I was looking over some old notes this morning when I saw a data point that surprised me.
This particular data point was only a year old, but it put a lot in perspective for me.
The data point was this …
Based on IEA data, four percent of all new U.S. car sales in 2020 were electric.
In 2030, according to data analysis from Bloomberg, more than 50% of all new car sales will be electric.
This is mind-boggling.
How could we possibly move so rapidly?
Then I did a quick search on how long it took us to transition from horses and bicycles to cars.
That transition took just 10 years.
According to analyst Daniel Schlenoff, in 1907 there were 140,300 cars registered in the U.S. and 2,900 trucks. Ten years later, there had been a 33-fold increase in the number of cars registered, to almost 5 million, and a 134-fold increase in the number of commercial, agricultural and military vehicles, to almost 400,000.
What we are witnessing today in the auto industry is a similar transitionary trajectory.
We are literally going from having no highway-capable electric cars on the roads just ten years ago, to more than half of all new car sales being electric within the next 20 years.
It’s not even about having an “electric car” market, anymore. It’s just the automobile market, which is ultimately going to be primarily electric.
And there will be all shapes and sizes, too.
There will be the typical sedans, with which we’ve all become very familiar.
Perhaps the most popular electric sedans today are being built by Tesla (NASDAQ: TSLA) and GM (NYSE :GM).
Then we have the first of the new electric pickup trucks being built by Ford (NYSE: F) and Rivian (NASDAQ: RIVN).
There are electric motorcycles, mopeds and motor scooters being made by Zero, Harley Davidson (NYSE: HOG), BMW (OTCBB: BMWYY) and Vespa.
Although motor scooters aren’t hugely popular in the United States, the global market is valued at about $70 billion, and is forecast to exceed $111 million in just eight years.
There are literally billions of motor scooters throughout the world, primarily in Asia and Europe. But because the electric versions are cheaper to operate, they are now siphoning market share from gas-powered motor scooters.
According to Grandview Research, the increasing demand for fuel-efficient vehicles, coupled with growing concerns over greenhouse gas and carbon emissions, is anticipated to drive the adoption of electric scooters moving forward.
And Precedence Research shows the CAGR from 2021 to 2030 for the global electric motor scooter market is just over 8%, moving from a $19.96 billion valuation in 2020 to $40.34 billion by 2030.
A number of analysts also expect to see more electric microcars in the world’s major cities, where space for recharging and driving is limited. These microcars tend to be far cheaper than regular-sized electric vehicles,too.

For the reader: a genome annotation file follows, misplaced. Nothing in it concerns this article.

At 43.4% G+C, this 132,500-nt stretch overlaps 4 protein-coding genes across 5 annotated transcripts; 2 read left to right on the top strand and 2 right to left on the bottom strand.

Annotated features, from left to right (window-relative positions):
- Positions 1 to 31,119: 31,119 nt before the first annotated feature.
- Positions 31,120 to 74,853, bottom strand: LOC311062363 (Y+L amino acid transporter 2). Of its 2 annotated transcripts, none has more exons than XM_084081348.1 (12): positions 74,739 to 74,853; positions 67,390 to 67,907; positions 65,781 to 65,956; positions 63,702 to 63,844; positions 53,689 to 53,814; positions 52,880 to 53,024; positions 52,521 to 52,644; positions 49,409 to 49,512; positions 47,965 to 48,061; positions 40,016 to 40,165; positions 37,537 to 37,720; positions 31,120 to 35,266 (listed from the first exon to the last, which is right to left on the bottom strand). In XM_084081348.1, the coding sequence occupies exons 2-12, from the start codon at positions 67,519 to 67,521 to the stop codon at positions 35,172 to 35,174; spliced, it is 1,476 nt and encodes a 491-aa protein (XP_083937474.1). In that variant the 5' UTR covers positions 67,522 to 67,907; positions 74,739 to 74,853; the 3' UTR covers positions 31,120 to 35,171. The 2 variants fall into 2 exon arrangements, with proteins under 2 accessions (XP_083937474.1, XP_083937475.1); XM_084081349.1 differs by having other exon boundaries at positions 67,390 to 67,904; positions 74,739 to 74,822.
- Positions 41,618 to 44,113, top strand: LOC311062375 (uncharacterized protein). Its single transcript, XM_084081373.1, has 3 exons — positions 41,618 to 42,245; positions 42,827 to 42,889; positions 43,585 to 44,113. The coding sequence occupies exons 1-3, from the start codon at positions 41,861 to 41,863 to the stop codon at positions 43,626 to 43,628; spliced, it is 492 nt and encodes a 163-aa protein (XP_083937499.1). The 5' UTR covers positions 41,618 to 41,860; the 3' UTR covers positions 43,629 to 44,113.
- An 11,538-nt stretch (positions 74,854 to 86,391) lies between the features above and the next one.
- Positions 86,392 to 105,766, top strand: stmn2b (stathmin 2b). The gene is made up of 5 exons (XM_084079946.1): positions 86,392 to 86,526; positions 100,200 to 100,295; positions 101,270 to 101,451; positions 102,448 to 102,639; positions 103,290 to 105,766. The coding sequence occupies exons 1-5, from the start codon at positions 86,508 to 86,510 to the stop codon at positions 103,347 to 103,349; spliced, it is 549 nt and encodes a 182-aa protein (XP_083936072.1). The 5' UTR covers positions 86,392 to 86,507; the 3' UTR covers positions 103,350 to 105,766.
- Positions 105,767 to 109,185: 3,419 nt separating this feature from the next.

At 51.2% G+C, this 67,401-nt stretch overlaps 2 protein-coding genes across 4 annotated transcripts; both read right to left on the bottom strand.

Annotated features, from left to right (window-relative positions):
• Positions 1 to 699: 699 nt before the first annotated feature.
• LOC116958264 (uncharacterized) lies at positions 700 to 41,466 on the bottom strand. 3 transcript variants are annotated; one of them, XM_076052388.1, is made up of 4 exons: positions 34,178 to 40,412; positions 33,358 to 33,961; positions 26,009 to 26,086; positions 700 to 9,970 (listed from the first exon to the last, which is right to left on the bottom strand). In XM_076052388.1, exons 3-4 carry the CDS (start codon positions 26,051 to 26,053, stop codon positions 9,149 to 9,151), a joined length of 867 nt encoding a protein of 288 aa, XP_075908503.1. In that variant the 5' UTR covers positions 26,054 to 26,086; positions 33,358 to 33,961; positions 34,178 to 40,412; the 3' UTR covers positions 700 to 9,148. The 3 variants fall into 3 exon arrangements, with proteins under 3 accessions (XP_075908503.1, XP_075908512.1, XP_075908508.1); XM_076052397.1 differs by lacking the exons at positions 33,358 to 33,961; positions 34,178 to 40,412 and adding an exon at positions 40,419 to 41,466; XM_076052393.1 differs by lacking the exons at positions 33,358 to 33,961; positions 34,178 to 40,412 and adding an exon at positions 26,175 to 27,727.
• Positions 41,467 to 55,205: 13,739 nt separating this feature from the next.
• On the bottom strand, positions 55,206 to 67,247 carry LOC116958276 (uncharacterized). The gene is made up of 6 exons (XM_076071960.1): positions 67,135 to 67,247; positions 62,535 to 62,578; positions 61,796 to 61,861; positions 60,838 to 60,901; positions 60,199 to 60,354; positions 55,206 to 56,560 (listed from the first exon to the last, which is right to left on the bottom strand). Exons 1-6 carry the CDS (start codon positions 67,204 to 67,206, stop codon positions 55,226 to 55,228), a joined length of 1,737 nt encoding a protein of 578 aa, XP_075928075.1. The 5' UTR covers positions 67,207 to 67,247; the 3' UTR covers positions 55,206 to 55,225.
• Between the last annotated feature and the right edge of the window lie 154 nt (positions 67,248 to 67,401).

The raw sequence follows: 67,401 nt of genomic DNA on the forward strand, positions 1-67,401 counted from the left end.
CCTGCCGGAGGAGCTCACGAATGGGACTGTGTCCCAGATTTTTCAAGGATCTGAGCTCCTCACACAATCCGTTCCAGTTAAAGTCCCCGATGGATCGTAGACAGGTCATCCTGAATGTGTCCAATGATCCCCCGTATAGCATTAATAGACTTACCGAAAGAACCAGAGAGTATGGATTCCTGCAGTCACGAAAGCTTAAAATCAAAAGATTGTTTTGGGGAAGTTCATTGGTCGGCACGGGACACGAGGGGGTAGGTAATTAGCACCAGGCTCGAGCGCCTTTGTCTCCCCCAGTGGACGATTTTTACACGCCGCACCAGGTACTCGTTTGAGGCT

Take the Citroen Ami micro-car, for instance, which has a range of about 50 miles and can be recharged using a normal household socket in about 3 hours. And the base model starts at $6,600.
I haven’t seen any data on the average commute for those who live and work in major cities, but when I lived in the city, my daily commute was about 12 miles.
Another electric microcar mover is the Wuling Hong Guang MINI EV, which is produced via a GM partnership, and started selling in China in 2020.
It has been hugely successful and outsells Tesla, which is one of the most successful car companies in China.
The base model delivers a range of about 75 miles and can be recharged in about six hours.
Make no mistake, there are no bells and whistles with this vehicle. In fact, I heard it’s not a very comfortable ride at all. But at a base price of around $5,000, it’s no surprise that about 850,000 of these vehicles have been sold.
To put that in perspective, GM, the maker of the Chevy Bolt (the second most popular electric car in the U.S.), has sold about 126,000 Bolts since 2016.
Of course, it’s not necessarily accurate to compare the two. The Chevy Bolt is not a microcar, has more room for passengers, and a much longer range, with the base model coming in at about 230 miles.
Still, the fact that nearly one million people have purchased the Wuling Hong Guang MINI EV in just less than two years is a fact that shouldn’t be taken lightly.
There is a very real demand for inexpensive microcars for city commuting. And this demand will only increase as more models come on the market.
Then, of course, there are the commercial vehicles and electric buses.
You already know about Tesla’s Semi trucks, which were getting a lot of attention last month. Those are already on the road, with PepsiCo (NASDAQ: PEP) actively using those vehicles today for trips of 425 miles.
You also know how I feel about Proterra (NASDAQ: PTRA), which I maintain will prove to be one of the most successful electric bus manufacturers on the planet, and quite frankly, will likely get acquired in the next year or two for a very nice premium.
So yes, electric vehicle momentum remains strong, and certainly we seek to profit from it.
Whether it’s Proterra with its electric buses or Norsk Hydro, which is now supplying BMW with aluminum for its electric offerings, having exposure to the electric vehicle space should be considered integral to the success of your long-term wealth creation strategy.
More to come …